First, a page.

champion the green office "new normal"

champion the green office "new normal"

Tracey Banks

Businesses generate more than 31 million tonnes of waste every year in England and it's estimated that UK businesses could save up to ten’s of £ billion per year by improving the way they use resources. Is it time for businesses to view rubbish as a resource? Recycling is often cheaper than sending to landfill. Reducing or reusing can save even more money.

If you are interested in green issues and convinced that more could be done in your office to reduce environmental impacts then become a self-appointed Green Champion!

Green Champions are often people who are passionate about climate action and sustainability in their home lives and who see an opportunity to boost action in their work.

They help to promote sustainability initiatives in their workplace, engaging other members of staff and acting as a point of contact for those wanting to take green action. For some organisations, there is an established Green Champion role, but for others this can be less formal or is still to be initiated. Anyone can be a Green Champion, and an organisation can have lots of Green Champions. The most important thing is that you want to create change to improve your organisation’s environmental impact.

Get to action

1. form a Green Team

Pooling the experience of a group to form a Green Team can help spread the burden and bring new knowledge and energy to maintain progress with the environmental programme. Start with a simple email asking for Green Team volunteers, Try to have a diverse composition of your team – a range of people, experience and expertise.

2. focus on specific projects

Think big and start small: start with small and positive changes where you can recognise the impact you’re having, or where your scope is clearly defined.            

3. carve out dedicated time

Climate change is challenging, and the timescales of change (years, decades) can feel distant when we’re faced with daily or weekly pressures. Setting aside time for green work, you are more likely to be able to move things forward. Consider booking 2 hours in your diary on a Friday afternoon or making a regular ‘Green Monday of the Month’.

4. get support from your senior management

Work with your manager to get support for you spending time on greening your work. If it is part of your annual workplan or professional objectives, you’ll have a stronger mandate to spend time on it.

5. recognise the benefits

Embedding positive climate action in your work can also have knock-on positive impacts for you and your organisation as a whole, meaning it’s time well spent.  For example, in greening your supply chain, you might also identify new, more cost effective or more high quality suppliers; in trying to increase your energy efficiency, you might make your office environment a more pleasant and positive space.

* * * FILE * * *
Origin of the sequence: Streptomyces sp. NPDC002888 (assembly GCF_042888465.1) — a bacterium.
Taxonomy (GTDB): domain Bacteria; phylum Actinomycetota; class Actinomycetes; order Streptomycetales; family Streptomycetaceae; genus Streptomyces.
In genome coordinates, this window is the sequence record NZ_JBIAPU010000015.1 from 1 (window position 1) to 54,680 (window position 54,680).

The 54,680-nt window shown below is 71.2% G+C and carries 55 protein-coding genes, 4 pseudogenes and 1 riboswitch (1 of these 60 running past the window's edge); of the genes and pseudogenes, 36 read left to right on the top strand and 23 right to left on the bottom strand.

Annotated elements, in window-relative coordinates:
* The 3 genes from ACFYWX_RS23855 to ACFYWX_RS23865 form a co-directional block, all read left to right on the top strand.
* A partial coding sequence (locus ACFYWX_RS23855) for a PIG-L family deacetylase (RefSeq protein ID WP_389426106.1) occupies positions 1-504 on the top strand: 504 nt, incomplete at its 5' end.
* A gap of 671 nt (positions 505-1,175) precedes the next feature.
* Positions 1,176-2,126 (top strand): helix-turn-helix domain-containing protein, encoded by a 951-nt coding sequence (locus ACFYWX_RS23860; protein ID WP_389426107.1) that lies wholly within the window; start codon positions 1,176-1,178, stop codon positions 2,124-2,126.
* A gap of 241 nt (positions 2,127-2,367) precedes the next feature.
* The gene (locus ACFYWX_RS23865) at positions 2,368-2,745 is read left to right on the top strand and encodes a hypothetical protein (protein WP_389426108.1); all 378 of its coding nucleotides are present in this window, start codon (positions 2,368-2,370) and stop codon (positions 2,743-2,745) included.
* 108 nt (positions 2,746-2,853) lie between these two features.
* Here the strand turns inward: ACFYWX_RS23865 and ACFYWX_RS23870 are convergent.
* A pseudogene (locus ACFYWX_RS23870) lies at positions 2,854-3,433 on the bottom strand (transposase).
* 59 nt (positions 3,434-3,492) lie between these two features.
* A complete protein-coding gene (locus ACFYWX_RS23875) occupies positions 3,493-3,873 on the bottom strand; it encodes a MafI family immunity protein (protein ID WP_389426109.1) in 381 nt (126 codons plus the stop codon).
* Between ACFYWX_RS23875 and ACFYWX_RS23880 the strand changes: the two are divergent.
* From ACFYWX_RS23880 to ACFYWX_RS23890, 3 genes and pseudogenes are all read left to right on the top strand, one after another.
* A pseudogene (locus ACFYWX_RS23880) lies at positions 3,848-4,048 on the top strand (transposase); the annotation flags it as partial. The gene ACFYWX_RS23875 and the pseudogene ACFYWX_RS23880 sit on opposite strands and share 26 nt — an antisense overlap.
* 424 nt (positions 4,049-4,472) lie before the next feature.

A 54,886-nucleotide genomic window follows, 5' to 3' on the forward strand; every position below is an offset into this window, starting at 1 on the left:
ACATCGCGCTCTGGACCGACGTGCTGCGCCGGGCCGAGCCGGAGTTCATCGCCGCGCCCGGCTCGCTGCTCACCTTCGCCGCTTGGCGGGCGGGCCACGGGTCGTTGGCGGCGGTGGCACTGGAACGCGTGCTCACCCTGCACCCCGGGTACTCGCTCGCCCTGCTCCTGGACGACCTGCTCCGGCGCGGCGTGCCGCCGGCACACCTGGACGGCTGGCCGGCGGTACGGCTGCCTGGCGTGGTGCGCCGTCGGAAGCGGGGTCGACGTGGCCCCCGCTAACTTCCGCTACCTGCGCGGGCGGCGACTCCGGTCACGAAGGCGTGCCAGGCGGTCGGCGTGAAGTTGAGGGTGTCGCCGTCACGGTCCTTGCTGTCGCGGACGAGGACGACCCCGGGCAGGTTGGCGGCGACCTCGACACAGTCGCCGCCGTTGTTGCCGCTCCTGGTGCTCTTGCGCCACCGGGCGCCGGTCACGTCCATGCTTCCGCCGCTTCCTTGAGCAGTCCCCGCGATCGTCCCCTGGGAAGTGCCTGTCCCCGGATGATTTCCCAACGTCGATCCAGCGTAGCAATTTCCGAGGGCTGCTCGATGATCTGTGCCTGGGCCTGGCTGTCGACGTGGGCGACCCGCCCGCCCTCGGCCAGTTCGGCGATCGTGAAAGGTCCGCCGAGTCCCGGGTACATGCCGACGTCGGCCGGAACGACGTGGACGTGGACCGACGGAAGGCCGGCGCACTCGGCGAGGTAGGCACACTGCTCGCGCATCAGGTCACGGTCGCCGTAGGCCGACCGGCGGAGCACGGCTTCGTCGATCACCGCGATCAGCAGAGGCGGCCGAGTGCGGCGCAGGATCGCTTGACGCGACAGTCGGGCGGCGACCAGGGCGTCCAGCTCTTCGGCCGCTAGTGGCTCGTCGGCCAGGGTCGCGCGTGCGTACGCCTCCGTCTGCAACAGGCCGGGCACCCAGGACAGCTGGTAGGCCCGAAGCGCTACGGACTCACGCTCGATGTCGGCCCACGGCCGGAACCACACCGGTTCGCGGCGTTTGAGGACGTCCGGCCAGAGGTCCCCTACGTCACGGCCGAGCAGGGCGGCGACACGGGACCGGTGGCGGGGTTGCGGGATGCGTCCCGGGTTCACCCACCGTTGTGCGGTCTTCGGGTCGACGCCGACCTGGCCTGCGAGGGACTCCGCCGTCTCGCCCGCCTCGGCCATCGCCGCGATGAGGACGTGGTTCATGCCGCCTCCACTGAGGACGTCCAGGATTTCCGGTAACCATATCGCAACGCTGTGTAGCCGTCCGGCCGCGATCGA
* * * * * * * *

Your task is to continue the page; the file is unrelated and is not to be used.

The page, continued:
thinking big, starting small

20 quick wins to reduce waste in your business

  • get your green team to brainstorm ideas, raise awareness and motivate staff
  • take a waste audit - supply clear bin bags for waste for a week and see what people are throwing away. Keep it light-hearted - no blaming!
  • start small - after you've done your waste audit, choose one more waste stream you could recycle
  • choose recycled products - such as paper - to close the loop and increase demand for recycled items
  • ask suppliers to take back bulk packaging for re-use
  • provide reusable cups and glasses for staff rather than disposable ones
  • reuse incoming packaging such as boxes for outgoing orders and envelopes for sending internal mail
  • use concentrated cleaning products
  • challenge staff to pack a zero waste lunch rather than going to a supermarket and buying packaged foods
  • ban plastic bottles
  • set all printers to print double sided and switch to draft quality where possible
  • get your business off mailing lists to avoid junk mail
  • use refillable printer cartridges and rechargeable batteries
  • set up a Terracycle brigade for disposable biros and other 'non-recyclable' products
  • start a community garden and compost heap for your tea bags, coffee grounds and fruit cores
  • donate old furniture to organisations such as Green Furniture
  • hold a stationery amnesty - a 'no questions asked' drop off point for staff to return excess stationery
  • recycle mobile phones, toner and printer cartridges and light bulbs for a charity
  • put recycling bins next to printers and photocopiers to serve as a friendly reminder
  • set up a carrier bag sharing point - it saves staff each coming back to the office with a new disposable bag!

going for bigger impact

If you’re looking for an in-depth guide to inform your action plan, take a look at WRAP’s Green Office Guide. The information in this guide covers the common environmental impacts of a typical office. It will help office workers and managers to quantify current practice, and take practical action to reduce environmental impact and costs by improving the use of office resources.

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